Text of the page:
3. Typicality

  Typicality requires that "the claims or defenses of the representative parties are typical of the claims or defenses of the class." FED. R. CIV. P. 23(a)(3). The central inquiry in a typicality evaluation is whether "the named plaintiff's individual circumstances are markedly different or . . . the legal theory upon which the claims are based differs from that upon which the claims of other class members will perforce be based." Eisenberg v. Gagnon, 766 F.2d 770, 786 (3d Cir. 1985) (quoting Weiss v. York Hosp., 745 F.2d 786, 809 n. 36 (3d Cir. 1984). "The heart of this requirement is that the plaintiff and each member of the represented group have an interest in prevailing on similar legal claims." Seidman v. Am. Mobile Sys., Inc., 157 F.R.D. 354, 360 (E.D. Pa. 1994).

  Plaintiffs claims and those of the other Class members are typical because Plaintiff and the other Class members received substantially similar letters and claim that those letters violated the same federal and state statutes. Other courts have found the typicality requirement satisfied under similar circumstances in debt collection class actions. See, e.g., Saunders, 2002 WL 1497374, at *7; Hudson Valley, 206 F.R.D. at 112; Schilling, 2002 WL 391695, at *1 n.1. We are satisfied that the typicality requirement has been met here.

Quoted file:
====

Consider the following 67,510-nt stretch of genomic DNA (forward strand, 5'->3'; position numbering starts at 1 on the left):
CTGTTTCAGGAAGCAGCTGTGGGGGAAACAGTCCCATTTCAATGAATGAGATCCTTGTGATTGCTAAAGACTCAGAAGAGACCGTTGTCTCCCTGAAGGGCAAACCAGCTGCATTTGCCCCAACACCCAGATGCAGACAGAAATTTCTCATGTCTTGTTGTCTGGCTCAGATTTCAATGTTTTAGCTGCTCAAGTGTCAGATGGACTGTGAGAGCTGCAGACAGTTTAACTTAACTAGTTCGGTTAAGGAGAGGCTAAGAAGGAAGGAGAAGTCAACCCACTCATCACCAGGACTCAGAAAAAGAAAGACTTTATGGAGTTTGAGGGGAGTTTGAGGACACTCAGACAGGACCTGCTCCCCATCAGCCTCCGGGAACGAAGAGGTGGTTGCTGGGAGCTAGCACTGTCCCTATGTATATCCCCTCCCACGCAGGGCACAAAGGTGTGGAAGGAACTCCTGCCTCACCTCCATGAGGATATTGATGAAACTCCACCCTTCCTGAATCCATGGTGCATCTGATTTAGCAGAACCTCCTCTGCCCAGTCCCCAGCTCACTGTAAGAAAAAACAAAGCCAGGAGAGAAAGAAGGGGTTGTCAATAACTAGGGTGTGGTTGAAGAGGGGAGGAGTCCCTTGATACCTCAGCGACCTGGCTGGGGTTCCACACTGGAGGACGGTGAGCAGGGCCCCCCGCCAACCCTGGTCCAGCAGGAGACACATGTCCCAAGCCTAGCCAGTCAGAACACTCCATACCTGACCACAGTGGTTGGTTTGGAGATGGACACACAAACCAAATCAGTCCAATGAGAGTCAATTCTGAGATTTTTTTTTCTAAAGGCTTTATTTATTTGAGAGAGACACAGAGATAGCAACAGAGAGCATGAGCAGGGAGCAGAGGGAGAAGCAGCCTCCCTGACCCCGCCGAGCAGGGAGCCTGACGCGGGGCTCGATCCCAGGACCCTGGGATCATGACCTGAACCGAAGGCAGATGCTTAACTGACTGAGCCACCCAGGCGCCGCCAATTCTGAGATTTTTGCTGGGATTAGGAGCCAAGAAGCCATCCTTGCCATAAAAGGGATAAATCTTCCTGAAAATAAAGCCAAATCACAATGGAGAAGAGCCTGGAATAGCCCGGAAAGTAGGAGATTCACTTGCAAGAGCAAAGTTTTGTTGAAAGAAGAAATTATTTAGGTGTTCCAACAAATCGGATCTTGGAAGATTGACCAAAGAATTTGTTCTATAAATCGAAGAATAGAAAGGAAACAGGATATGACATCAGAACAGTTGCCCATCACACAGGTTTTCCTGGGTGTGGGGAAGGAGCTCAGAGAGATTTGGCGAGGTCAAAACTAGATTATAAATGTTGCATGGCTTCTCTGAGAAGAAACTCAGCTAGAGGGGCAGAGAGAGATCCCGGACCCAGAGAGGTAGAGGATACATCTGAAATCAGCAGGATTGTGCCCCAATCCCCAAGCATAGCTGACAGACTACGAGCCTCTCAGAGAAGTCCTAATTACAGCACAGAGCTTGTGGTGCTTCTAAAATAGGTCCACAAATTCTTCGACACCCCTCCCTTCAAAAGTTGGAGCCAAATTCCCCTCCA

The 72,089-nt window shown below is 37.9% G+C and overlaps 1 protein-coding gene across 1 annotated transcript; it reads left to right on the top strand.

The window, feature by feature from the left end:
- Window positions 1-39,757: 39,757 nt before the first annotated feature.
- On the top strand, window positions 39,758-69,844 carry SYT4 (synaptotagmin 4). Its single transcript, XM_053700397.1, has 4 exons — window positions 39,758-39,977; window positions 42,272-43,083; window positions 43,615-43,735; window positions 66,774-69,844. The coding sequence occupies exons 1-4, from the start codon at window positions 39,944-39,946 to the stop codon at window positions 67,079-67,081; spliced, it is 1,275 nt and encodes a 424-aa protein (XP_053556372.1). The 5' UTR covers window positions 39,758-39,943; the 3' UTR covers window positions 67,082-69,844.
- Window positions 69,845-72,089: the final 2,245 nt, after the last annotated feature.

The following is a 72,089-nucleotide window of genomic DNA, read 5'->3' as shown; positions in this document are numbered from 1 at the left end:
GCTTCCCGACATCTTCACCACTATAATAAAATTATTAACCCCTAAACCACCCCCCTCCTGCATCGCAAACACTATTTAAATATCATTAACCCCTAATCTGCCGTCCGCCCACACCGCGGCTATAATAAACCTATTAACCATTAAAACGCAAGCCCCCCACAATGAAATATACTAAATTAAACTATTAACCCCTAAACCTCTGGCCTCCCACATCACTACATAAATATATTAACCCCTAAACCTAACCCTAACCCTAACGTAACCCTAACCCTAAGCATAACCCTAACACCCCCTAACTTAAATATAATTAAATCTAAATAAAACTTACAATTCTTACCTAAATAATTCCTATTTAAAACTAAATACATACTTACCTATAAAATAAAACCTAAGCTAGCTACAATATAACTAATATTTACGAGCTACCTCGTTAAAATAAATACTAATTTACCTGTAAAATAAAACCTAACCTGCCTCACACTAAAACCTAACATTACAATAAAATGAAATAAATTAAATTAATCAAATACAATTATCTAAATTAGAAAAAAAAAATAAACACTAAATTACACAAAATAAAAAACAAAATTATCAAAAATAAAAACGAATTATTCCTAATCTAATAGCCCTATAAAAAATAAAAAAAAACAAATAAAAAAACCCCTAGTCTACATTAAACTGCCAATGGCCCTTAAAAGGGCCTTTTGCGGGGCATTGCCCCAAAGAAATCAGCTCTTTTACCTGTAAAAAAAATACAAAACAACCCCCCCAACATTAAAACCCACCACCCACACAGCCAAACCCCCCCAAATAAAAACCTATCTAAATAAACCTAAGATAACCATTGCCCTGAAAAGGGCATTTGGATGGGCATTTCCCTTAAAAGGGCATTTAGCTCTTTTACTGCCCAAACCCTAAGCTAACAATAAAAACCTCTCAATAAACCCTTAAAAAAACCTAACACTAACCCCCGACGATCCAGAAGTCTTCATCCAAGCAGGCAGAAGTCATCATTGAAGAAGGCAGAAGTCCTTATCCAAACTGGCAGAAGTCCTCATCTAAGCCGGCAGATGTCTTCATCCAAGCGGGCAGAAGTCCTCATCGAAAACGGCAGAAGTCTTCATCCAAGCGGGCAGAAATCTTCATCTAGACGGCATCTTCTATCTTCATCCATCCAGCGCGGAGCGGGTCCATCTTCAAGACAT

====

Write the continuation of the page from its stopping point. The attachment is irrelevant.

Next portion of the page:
4. Adequacy of Representation

  A class representative is adequate if (1) the class representative's counsel is competent to conduct a class action; and (2) the class representative's interests are not antagonistic to the class's interests. In re General Motors Corp. Pick-up Truck Fuel Tank Prods. Liab. Litig., 55 F.3d 768, 800-01 (3d Cir. 1995). A number of courts in this district have found that Plaintiff's counsel are competent to prosecute class actions such as this. See, e.g., Saunders, 2002 WL 1497374 at *8 ("Defendants do not challenge the qualifications of Saunders' counsel [Francis & Mailman P.C.] and the Court finds them to be well qualified"); Hudson Valley, 206 F.R.D. at 112 ("Francis & Mailman P.C. and Donovan Searles LLC, possess sufficient qualifications, skill, and experience in consumer law and class action practice to prosecute this suit to its conclusion."). We concur. Plaintiffs counsel is very experienced in prosecuting ...